slop over

slop over

1. To spill or slosh over the side of something as a result of being moved or sloshed around jerkily. The boat was rocking so badly that water has started slopping over the handrails onto the deck. You need to stop moving so quickly or the soup will end up slopping over the side of the bowl!
2. To cover, coat, or drench someone or something as a result of being spilled, splashed, or sloshed. The whale performed a massive leap in its tank, and water slopped over the entire crowd. Wet cement slopped all over the pile of lumber when the wheelbarrow tipped over.
3. To cover someone or something with some liquid as a result of spilling, splashing, or sloshing it. In this usage, a noun or pronoun is used between "slop" and "over." He was so drunk that he started slopping his drink all over the people he was dancing with. It looks like they just slopped tar over the cracked parts of the road, rather than fixing it properly.
See also: over, slop

slop something over something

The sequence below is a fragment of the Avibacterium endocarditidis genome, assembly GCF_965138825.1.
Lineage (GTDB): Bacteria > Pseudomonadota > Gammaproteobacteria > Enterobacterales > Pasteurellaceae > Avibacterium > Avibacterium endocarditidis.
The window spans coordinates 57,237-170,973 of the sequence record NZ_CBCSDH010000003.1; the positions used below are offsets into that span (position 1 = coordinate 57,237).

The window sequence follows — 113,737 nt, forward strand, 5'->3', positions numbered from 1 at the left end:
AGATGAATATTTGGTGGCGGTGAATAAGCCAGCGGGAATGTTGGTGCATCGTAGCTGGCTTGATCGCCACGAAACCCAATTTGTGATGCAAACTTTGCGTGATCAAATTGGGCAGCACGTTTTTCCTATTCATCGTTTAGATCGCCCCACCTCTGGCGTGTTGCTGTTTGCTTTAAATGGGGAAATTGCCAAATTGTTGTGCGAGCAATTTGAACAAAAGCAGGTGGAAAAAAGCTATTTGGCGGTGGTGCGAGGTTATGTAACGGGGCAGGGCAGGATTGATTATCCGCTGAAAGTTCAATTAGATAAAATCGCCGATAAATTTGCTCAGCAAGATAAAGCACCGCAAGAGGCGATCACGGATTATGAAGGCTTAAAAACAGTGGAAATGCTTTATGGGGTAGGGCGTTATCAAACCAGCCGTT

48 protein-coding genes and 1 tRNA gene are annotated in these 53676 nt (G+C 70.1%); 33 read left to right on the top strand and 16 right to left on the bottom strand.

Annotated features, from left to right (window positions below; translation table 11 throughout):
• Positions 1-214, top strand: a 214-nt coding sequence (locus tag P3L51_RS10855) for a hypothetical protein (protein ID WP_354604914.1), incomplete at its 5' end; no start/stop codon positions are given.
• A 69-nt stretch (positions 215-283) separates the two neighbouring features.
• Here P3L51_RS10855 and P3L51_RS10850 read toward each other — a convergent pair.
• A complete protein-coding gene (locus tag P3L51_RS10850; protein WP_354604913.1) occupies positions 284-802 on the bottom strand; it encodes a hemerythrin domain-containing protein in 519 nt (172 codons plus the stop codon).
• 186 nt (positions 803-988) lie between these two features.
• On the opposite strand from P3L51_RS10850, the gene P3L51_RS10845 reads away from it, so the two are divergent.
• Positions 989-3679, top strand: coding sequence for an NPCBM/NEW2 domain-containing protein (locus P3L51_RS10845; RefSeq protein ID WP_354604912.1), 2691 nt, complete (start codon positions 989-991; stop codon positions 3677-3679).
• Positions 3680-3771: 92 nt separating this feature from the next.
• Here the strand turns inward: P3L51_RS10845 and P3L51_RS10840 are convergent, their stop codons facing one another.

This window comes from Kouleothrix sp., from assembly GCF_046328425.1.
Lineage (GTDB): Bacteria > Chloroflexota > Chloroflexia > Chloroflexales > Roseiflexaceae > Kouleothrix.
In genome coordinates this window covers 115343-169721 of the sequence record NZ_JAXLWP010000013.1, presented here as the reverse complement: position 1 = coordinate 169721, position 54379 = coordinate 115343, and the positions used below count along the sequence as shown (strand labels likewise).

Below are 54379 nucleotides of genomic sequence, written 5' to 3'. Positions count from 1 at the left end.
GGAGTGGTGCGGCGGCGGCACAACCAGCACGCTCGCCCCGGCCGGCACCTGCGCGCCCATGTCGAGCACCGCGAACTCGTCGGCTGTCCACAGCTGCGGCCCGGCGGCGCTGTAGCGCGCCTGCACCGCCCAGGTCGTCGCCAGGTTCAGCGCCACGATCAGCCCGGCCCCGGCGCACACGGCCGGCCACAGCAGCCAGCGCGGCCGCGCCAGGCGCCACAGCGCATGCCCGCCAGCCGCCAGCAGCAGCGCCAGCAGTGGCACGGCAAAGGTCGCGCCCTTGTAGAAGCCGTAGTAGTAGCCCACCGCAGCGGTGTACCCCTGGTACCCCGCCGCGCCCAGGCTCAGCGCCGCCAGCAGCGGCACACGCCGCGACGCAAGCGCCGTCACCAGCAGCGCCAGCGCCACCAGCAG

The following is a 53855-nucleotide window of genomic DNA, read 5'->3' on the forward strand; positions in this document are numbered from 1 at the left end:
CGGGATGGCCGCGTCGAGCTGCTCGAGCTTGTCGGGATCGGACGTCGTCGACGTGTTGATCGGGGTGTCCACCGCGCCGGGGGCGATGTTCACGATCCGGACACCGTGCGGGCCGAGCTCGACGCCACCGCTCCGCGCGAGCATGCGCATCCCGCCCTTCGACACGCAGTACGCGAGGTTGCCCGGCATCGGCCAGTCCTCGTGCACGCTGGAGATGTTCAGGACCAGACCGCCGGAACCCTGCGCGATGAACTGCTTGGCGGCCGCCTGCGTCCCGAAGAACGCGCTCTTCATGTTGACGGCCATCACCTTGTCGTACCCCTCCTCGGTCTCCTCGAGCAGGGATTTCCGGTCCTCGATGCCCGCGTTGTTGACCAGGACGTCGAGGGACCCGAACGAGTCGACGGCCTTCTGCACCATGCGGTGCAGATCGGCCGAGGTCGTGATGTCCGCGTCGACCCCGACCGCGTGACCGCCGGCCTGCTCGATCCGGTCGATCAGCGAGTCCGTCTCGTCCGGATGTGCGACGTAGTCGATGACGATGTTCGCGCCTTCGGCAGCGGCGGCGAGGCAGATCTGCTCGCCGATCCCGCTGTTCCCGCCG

to spill or splash some liquid onto something. He slopped the starting fluid over the charcoal and lit it. The artist slopped some grape juice over the canvas and proceeded to spread it around in an artistic fashion.
See also: over, slop

slop over

[for a liquid] to splash out of or overflow a container. The milk slopped over and messed up the carpet. Her cup slopped over and spilled its contents on the kitchen table.
See also: over, slop
References in periodicals archive ?
I don't like to pour slop over the girls heads, so I slide the slop pan out, fill it, then slide it back in, through the temporary board's opening.